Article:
Spotting a McDonald's a few blocks from the Hermitage in St. Petersburg was the last straw. The whole world, it seems, is turning into one homogenous, capitalist playground. Oh, for the days when people traveled in search of experiences not available at home, when they secured passports to see unfamiliar territory, new cultures, things that inspired them to send postcards back home to report, "You will never believe what I just saw!!!"
To that end, I'm launching this travel column with five exceptional, unexpected and singular things a traveler can find in the many destinations I visit in my work as a travel writer.
I'll start with the Cook Islands, a little-known (at least to most Americans) island chain with 15 don't-blink-or-you'll-miss them blips of land spread out over 756,000-square-miles of the South Pacific, most of which is protected as a marine park.
What follows are the top five things you will only find in the Cook Islands:
1. A deserted island with its own post office: Tapuaetai, a small motu in Aitutaki's stupendous 8 by 10-mile lagoon, is also known as One Foot Island. It's deserted except at lunchtime when small boats drop off snorkelers and other assorted picnickers for ika mata and other Cook Islands delicacies. Although it'll never compete with Federal Express (delivery from One Foot takes a good six weeks), there's a tiny post office and an official passport stamp that is sure to stump Customs Officials back home.
2. A 70-something medicine man with waist-length dreads and tea leaves tied around his knees. Whatever you do, don't ask Pa, who leads cross country treks across Rarotonga, the largest of the Cooks, how old he is. He'll quickly set you straight: "The only question worth asking is how young are you?" Pa, who swam from Raro to Tahiti, can trace his heritage back 64 generations and has never met a herb he can't identify, is as young as they get. He scrambles up boulders, incites such breathless pleas from his customers as, "Excuse me, do you mind slowing down a bit?" and, the day I met him, had fireman carried a man 10 years younger than him.
He calls Raro's jungle "his hospital" and he happily points out remedies for everything from diabetes to itchy mosquito bites. It's rumored he has cured dozens of cases of cancer and at least some Western docs believe it. An M.D. from the U.S. was slated to arrive the week after me to learn from his encyclopedic knowledge of Cook Island botany.
3. A justice of the peace who has never had to convene court. On Mitiaro, an island with a grand total of 170 residents, Tungane "Aunty Nane" Pokoati Hodson serves as the official, court-appointed justice of the peace. But she's never had to give out a parking ticket (at last count, there were a grand total of nine cars on the island) or resolve a dispute. The three chiefs on Mitiaro listen to grievances after each of the three Sunday church services and upon hearing recaps and explanations, secure apologies and resolution. Aunty Nane is like the Maytag repairman.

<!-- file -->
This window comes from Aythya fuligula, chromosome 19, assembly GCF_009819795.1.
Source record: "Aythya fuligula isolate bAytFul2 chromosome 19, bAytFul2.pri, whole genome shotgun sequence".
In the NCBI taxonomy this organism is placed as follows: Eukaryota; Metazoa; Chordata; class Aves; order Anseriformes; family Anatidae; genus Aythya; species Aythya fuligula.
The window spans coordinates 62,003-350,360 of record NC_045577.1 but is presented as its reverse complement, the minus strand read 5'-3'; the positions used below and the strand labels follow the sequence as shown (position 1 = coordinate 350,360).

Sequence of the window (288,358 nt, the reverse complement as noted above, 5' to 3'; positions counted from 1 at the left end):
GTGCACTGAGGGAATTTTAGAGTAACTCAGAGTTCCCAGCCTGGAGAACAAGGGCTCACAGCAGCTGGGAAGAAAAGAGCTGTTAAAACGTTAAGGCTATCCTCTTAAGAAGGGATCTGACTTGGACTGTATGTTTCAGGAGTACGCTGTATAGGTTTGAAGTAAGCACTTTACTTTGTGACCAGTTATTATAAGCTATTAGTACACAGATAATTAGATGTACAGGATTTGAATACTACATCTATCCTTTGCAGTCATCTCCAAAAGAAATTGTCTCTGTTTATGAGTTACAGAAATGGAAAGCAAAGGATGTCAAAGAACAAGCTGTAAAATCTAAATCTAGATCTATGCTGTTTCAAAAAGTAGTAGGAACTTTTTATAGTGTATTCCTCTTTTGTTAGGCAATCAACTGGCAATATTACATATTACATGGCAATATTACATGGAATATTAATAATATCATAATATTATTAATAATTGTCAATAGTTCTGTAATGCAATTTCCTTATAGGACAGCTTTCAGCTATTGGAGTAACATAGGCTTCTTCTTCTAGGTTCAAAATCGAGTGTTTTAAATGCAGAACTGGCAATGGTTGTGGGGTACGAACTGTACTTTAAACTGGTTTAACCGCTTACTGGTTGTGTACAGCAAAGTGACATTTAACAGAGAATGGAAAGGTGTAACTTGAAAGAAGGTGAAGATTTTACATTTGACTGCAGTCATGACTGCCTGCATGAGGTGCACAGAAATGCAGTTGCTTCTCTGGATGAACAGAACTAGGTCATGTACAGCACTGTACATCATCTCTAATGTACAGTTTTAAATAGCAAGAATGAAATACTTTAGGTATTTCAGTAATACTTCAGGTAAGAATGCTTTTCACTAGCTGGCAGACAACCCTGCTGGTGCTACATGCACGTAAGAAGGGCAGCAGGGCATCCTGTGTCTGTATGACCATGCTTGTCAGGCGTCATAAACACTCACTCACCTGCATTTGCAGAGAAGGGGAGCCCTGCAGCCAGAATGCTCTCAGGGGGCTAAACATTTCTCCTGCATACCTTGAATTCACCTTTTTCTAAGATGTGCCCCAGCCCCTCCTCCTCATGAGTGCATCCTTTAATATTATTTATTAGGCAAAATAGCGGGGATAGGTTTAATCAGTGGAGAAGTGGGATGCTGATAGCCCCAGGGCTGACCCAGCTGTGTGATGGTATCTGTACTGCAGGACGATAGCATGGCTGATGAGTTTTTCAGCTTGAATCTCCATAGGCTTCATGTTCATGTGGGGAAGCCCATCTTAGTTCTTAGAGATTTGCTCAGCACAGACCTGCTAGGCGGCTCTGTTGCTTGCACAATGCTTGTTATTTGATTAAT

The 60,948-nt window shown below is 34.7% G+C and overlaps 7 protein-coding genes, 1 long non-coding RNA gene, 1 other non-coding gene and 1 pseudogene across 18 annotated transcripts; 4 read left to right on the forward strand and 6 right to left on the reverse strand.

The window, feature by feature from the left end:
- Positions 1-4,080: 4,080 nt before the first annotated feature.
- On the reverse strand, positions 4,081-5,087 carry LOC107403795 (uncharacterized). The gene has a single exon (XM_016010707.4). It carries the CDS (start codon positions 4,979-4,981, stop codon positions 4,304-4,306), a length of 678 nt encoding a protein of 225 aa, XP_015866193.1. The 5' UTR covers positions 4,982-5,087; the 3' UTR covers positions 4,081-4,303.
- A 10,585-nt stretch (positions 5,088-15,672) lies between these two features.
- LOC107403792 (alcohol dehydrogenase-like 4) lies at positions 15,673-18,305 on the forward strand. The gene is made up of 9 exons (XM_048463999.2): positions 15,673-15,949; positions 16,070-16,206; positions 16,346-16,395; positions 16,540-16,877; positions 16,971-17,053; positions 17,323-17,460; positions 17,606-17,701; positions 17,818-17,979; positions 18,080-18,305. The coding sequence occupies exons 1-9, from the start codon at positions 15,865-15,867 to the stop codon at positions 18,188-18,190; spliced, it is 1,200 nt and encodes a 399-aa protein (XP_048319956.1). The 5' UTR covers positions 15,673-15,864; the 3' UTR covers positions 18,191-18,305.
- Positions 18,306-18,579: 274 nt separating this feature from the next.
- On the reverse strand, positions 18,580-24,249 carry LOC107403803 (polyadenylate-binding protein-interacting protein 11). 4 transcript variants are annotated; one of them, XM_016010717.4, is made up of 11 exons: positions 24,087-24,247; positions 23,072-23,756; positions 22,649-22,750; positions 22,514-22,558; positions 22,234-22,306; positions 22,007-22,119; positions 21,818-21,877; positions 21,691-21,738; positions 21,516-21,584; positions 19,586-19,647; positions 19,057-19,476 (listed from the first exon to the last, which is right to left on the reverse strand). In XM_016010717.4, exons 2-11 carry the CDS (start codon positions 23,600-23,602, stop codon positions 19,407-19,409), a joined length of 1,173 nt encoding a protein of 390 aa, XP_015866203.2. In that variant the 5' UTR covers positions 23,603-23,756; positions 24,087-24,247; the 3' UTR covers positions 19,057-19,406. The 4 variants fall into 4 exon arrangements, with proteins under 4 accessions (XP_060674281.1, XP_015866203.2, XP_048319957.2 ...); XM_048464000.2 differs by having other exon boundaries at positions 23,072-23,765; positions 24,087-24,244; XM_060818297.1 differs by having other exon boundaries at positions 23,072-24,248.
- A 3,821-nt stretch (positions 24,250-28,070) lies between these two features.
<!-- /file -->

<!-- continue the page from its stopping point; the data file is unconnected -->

4. A popular restaurant that's open but one night a week. Called the Plantation House, this 1853 colonial home, one of the oldest on the island, opens its doors one night (occasionally two) a week. Count your blessings if you get in. At 5 p.m. on that night (usually Tuesday), you show up for a tour of Louis Enoka and Minar Henderson-Enoka's plantation followed by a three-course organic dinner, served on an apuka-shaded veranda. Every dish comes from the jungle garden (even the chicken and the pigs). After desert, often coconut meringue cake with kaffir lime curd or lime cheesecake, guests can enjoy the gift shop the industrious couple built with timber recycled from the old St. Joseph's School. It sells hand-made Cook Island products, things like pearl jewelry, rito hats, hand-sewn pareus and Noni juice and soap.
5. Beer made from oranges. Also known as bush beer, this homemade brew is popular on the island of Atiu in secret and not-so-secret jungle clubs known as tumunus. They're mostly men's undertakings (although visitors of all genders are often welcomed provided they contribute either a bag of oranges for the next batch or $5) where songs are song, tribal business is conducted and the beer concocted from oranges, malt, yeast and sugar is passed around in a coconut shell. Like many Polynesians, Cook Islanders once enjoyed a milky drink made from kava root, but when missionaries showed up, the "evil," mind-altering plants were destroyed. Tumunus were technically illegal until 1985 when a German ambassador and the Minister of Police attended one. Today, Atiu's remaining five tumunus are inspected every December by the local health department and nine visitors. It's a worthy gig, if you can get it.